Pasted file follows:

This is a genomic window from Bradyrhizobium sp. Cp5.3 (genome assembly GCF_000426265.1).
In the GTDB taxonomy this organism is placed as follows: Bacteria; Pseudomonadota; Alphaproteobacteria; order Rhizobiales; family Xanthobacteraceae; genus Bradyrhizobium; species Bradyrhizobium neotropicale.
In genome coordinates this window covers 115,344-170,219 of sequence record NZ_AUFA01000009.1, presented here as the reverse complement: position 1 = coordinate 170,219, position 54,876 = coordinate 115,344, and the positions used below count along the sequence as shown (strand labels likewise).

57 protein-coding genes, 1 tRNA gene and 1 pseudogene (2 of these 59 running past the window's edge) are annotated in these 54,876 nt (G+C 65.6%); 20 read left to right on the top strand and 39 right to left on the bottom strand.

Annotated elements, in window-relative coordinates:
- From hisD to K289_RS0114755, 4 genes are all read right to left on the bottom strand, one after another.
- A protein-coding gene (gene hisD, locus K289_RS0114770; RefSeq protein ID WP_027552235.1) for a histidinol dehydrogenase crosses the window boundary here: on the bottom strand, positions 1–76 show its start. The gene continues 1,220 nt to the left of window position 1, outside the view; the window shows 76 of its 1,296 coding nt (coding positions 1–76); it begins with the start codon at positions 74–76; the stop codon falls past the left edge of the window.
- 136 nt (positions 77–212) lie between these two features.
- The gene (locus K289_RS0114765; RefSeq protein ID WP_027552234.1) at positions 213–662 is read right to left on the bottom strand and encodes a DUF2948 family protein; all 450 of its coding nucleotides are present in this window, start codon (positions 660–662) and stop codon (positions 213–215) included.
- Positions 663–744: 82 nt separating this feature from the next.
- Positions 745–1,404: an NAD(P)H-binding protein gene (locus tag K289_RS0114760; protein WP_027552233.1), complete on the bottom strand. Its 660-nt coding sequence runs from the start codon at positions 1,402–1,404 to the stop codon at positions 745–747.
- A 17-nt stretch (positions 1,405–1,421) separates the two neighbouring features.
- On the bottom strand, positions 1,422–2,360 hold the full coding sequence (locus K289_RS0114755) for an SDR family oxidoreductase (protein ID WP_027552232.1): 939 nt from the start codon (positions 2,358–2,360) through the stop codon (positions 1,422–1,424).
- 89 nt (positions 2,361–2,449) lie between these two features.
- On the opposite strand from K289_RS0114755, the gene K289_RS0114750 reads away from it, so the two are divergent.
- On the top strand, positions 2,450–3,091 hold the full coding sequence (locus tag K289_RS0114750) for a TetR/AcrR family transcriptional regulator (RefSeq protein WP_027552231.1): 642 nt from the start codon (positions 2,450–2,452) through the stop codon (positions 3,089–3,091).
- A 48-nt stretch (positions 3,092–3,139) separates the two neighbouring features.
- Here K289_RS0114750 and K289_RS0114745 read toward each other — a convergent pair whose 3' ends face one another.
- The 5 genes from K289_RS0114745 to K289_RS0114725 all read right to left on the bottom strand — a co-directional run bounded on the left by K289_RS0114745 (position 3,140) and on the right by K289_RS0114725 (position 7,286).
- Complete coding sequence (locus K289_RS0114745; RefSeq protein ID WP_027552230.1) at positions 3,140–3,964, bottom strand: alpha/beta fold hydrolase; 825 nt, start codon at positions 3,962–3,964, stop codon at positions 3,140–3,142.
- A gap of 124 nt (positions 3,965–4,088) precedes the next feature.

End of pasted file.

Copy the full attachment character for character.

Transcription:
This is a genomic window from Bradyrhizobium sp. Cp5.3 (genome assembly GCF_000426265.1).
In the GTDB taxonomy this organism is placed as follows: Bacteria; Pseudomonadota; Alphaproteobacteria; order Rhizobiales; family Xanthobacteraceae; genus Bradyrhizobium; species Bradyrhizobium neotropicale.
In genome coordinates this window covers 115,344-170,219 of sequence record NZ_AUFA01000009.1, presented here as the reverse complement: position 1 = coordinate 170,219, position 54,876 = coordinate 115,344, and the positions used below count along the sequence as shown (strand labels likewise).

57 protein-coding genes, 1 tRNA gene and 1 pseudogene (2 of these 59 running past the window's edge) are annotated in these 54,876 nt (G+C 65.6%); 20 read left to right on the top strand and 39 right to left on the bottom strand.

Annotated elements, in window-relative coordinates:
- From hisD to K289_RS0114755, 4 genes are all read right to left on the bottom strand, one after another.
- A protein-coding gene (gene hisD, locus K289_RS0114770; RefSeq protein ID WP_027552235.1) for a histidinol dehydrogenase crosses the window boundary here: on the bottom strand, positions 1–76 show its start. The gene continues 1,220 nt to the left of window position 1, outside the view; the window shows 76 of its 1,296 coding nt (coding positions 1–76); it begins with the start codon at positions 74–76; the stop codon falls past the left edge of the window.
- 136 nt (positions 77–212) lie between these two features.
- The gene (locus K289_RS0114765; RefSeq protein ID WP_027552234.1) at positions 213–662 is read right to left on the bottom strand and encodes a DUF2948 family protein; all 450 of its coding nucleotides are present in this window, start codon (positions 660–662) and stop codon (positions 213–215) included.
- Positions 663–744: 82 nt separating this feature from the next.
- Positions 745–1,404: an NAD(P)H-binding protein gene (locus tag K289_RS0114760; protein WP_027552233.1), complete on the bottom strand. Its 660-nt coding sequence runs from the start codon at positions 1,402–1,404 to the stop codon at positions 745–747.
- A 17-nt stretch (positions 1,405–1,421) separates the two neighbouring features.
- On the bottom strand, positions 1,422–2,360 hold the full coding sequence (locus K289_RS0114755) for an SDR family oxidoreductase (protein ID WP_027552232.1): 939 nt from the start codon (positions 2,358–2,360) through the stop codon (positions 1,422–1,424).
- 89 nt (positions 2,361–2,449) lie between these two features.
- On the opposite strand from K289_RS0114755, the gene K289_RS0114750 reads away from it, so the two are divergent.
- On the top strand, positions 2,450–3,091 hold the full coding sequence (locus tag K289_RS0114750) for a TetR/AcrR family transcriptional regulator (RefSeq protein WP_027552231.1): 642 nt from the start codon (positions 2,450–2,452) through the stop codon (positions 3,089–3,091).
- A 48-nt stretch (positions 3,092–3,139) separates the two neighbouring features.
- Here K289_RS0114750 and K289_RS0114745 read toward each other — a convergent pair whose 3' ends face one another.
- The 5 genes from K289_RS0114745 to K289_RS0114725 all read right to left on the bottom strand — a co-directional run bounded on the left by K289_RS0114745 (position 3,140) and on the right by K289_RS0114725 (position 7,286).
- Complete coding sequence (locus K289_RS0114745; RefSeq protein ID WP_027552230.1) at positions 3,140–3,964, bottom strand: alpha/beta fold hydrolase; 825 nt, start codon at positions 3,962–3,964, stop codon at positions 3,140–3,142.
- A gap of 124 nt (positions 3,965–4,088) precedes the next feature.